I recently read “The Man Who Ate the World.” The author is a restaurant critic in London who decided to tour the world’s finest, most famous, and most expensive restaurants in search of ‘the perfect meal.’ This would be the meal in which the menu was planned so that each course complimented and built on the others, every plate of food was ideally prepared and presented, the service attendant, the wines well-matched, and the surrounding appropriate, culminating in a near-religious experience.
It didn’t happen. Although he dined at legendary restaurant on food prepared by culinary masters, spending more on a single dinner than a family of four spends on a month’s groceries, he had only one meal which met his criteria, but it did not leave him feeling superbly and sublimely satisfied.
Which got me thinking about “what makes the perfect meal?” Does it depend on expensive ingredients and exotic techniques? Elegant surroundings? And if you do have a ‘perfect’ meal, do you never eat again because all else will be a disappointment?
Or is there something else that makes a meal memorable? As a travel writer, I’ve enjoyed meals at some fabulous places, but I honestly can’t remember many of them. What I do remember are some of the occasions and the people. Like one of my first press trips. It was in Florida. It was one of those rare occasions when you met a group of total strangers but before you’ve left the airport parking lot, you decided that you’d known and liked each other in a past life. Our last night was at a restaurant overlooking a lake. It was prom night and the kids were all there in tuxes and gowns, glowing with the excitement of the evening. When the wait staff handed us the dessert menu, we laughed and asked for one of each. Within minutes, a lazy Susan appeared on the table with one of every dessert and a spoon for each of us. I don’t even recall the desserts, although I’m sure that much chocolate was involved. But that was close to a perfect meal.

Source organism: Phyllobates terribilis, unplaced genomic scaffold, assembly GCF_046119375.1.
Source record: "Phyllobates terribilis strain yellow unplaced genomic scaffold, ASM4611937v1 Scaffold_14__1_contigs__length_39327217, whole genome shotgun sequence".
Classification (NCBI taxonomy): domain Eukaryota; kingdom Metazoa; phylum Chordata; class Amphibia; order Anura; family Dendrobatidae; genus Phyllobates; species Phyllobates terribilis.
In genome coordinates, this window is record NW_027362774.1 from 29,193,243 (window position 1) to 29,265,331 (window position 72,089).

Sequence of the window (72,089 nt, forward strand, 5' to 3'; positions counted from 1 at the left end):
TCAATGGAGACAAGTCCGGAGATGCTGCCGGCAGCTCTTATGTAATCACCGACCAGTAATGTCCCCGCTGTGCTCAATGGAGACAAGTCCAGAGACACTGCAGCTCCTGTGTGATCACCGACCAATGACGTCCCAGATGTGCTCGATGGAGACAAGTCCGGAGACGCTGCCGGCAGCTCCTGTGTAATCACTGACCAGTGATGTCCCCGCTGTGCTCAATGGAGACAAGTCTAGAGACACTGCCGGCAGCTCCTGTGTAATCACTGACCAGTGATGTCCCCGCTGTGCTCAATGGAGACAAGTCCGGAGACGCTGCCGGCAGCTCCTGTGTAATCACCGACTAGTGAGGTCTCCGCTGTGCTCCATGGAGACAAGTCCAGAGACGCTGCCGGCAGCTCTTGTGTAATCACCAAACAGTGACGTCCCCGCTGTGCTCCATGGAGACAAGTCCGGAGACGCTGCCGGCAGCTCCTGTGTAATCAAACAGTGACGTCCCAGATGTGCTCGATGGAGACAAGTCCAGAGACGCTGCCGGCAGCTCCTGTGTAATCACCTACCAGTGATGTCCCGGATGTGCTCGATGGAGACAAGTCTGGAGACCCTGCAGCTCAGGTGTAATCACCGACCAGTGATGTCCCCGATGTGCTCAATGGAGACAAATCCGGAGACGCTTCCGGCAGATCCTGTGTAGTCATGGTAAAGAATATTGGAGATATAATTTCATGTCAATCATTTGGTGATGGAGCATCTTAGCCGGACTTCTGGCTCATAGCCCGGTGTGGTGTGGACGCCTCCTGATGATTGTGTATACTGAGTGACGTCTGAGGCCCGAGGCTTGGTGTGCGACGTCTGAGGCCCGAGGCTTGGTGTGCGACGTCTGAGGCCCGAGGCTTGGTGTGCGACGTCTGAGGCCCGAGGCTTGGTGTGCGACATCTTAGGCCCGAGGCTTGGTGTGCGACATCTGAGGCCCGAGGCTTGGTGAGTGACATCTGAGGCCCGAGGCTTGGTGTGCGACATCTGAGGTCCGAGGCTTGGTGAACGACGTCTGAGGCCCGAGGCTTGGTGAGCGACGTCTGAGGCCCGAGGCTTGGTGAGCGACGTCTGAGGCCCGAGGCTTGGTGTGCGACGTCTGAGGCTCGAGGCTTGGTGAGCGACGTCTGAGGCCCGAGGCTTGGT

Living on the Chesapeake, we have lots of those meals. The first time my father met my soon-to-be husband – a Long Islander by birth. Hey, it’s not his fault! – there was some sizing up to be done. Ron is an engineer (“You’ll never starve”) and he drank his Jack Daniels straight (ice in good whiskey is an abomination). We were going to my sister’s for crabs that night. “Do you know how to pick crabs?” “Once you show me, I will.” Over a bushel of crabs and beer, they bonded. Or the time we took our British friend Nigel to The Red Roost on the 4th of July. Nigel used to captain supertankers. He’s eaten at every port in the world, but he'd never seen a steamed crab, much less eaten one. So we picked crabs as we watched the fireworks. Or my habit of taking a box or three of Berger cookies to every horseback riding clinic I attend and sharing them with new (and old) riding friends. Introducing a visiting farrier from Tennessee to stuffed rockfish at Boonies. The annual pot-luck for the CSA held at Westside Community Center in Tyaskin where everyone brings something made from veggies and chickens grown by local farmers.
When the kayak trails opened on Smith Island, a ferry full of media types and dignitaries cruised out to the island for a day’s paddling. When we arrived, the islanders greeted us with lunch: crab cakes made from crustaceans who’d been swimming in the Chesapeake that morning, homemade slaw, corn-on-the-cob, iced tea, and – of course – many varieties of Smith Island cake. We ate on picnic tables overlooking the Bay, enjoying each other’s company and the day’s adventure. The breeze was cool; the clouds were scuttling across the sky, the seagulls loudly reminding us that they were available for leftovers. If that wasn’t perfect, it was as close as I need to come. Who needs Michelin stars when the Bay is shining in the sunlight?